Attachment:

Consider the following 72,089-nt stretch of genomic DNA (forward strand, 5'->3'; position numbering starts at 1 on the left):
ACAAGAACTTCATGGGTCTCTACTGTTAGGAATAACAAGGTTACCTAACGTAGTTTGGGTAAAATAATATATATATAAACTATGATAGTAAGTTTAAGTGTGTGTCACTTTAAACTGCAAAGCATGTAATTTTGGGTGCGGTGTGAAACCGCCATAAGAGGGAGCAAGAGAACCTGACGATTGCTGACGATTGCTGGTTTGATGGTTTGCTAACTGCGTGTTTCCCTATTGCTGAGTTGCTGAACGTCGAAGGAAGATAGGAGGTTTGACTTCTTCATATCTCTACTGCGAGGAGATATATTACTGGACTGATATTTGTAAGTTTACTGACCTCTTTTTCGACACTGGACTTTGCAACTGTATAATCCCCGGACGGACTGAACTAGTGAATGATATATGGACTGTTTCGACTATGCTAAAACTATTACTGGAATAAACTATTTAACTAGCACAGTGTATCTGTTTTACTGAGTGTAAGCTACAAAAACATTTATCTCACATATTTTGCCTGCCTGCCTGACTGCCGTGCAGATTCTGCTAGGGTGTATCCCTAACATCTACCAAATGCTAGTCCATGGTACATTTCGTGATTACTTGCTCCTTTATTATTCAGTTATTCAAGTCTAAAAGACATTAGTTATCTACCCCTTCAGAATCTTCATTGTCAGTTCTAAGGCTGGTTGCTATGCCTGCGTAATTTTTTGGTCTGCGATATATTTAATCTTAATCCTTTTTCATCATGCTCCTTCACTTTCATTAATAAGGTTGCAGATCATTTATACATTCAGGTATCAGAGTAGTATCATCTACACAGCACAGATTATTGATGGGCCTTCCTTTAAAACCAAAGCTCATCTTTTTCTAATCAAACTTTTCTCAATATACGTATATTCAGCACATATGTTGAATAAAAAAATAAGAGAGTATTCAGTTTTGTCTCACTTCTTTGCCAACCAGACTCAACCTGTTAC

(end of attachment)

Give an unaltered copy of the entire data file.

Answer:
Consider the following 72,089-nt stretch of genomic DNA (forward strand, 5'->3'; position numbering starts at 1 on the left):
ACAAGAACTTCATGGGTCTCTACTGTTAGGAATAACAAGGTTACCTAACGTAGTTTGGGTAAAATAATATATATATAAACTATGATAGTAAGTTTAAGTGTGTGTCACTTTAAACTGCAAAGCATGTAATTTTGGGTGCGGTGTGAAACCGCCATAAGAGGGAGCAAGAGAACCTGACGATTGCTGACGATTGCTGGTTTGATGGTTTGCTAACTGCGTGTTTCCCTATTGCTGAGTTGCTGAACGTCGAAGGAAGATAGGAGGTTTGACTTCTTCATATCTCTACTGCGAGGAGATATATTACTGGACTGATATTTGTAAGTTTACTGACCTCTTTTTCGACACTGGACTTTGCAACTGTATAATCCCCGGACGGACTGAACTAGTGAATGATATATGGACTGTTTCGACTATGCTAAAACTATTACTGGAATAAACTATTTAACTAGCACAGTGTATCTGTTTTACTGAGTGTAAGCTACAAAAACATTTATCTCACATATTTTGCCTGCCTGCCTGACTGCCGTGCAGATTCTGCTAGGGTGTATCCCTAACATCTACCAAATGCTAGTCCATGGTACATTTCGTGATTACTTGCTCCTTTATTATTCAGTTATTCAAGTCTAAAAGACATTAGTTATCTACCCCTTCAGAATCTTCATTGTCAGTTCTAAGGCTGGTTGCTATGCCTGCGTAATTTTTTGGTCTGCGATATATTTAATCTTAATCCTTTTTCATCATGCTCCTTCACTTTCATTAATAAGGTTGCAGATCATTTATACATTCAGGTATCAGAGTAGTATCATCTACACAGCACAGATTATTGATGGGCCTTCCTTTAAAACCAAAGCTCATCTTTTTCTAATCAAACTTTTCTCAATATACGTATATTCAGCACATATGTTGAATAAAAAAATAAGAGAGTATTCAGTTTTGTCTCACTTCTTTGCCAACCAGACTCAACCTGTTAC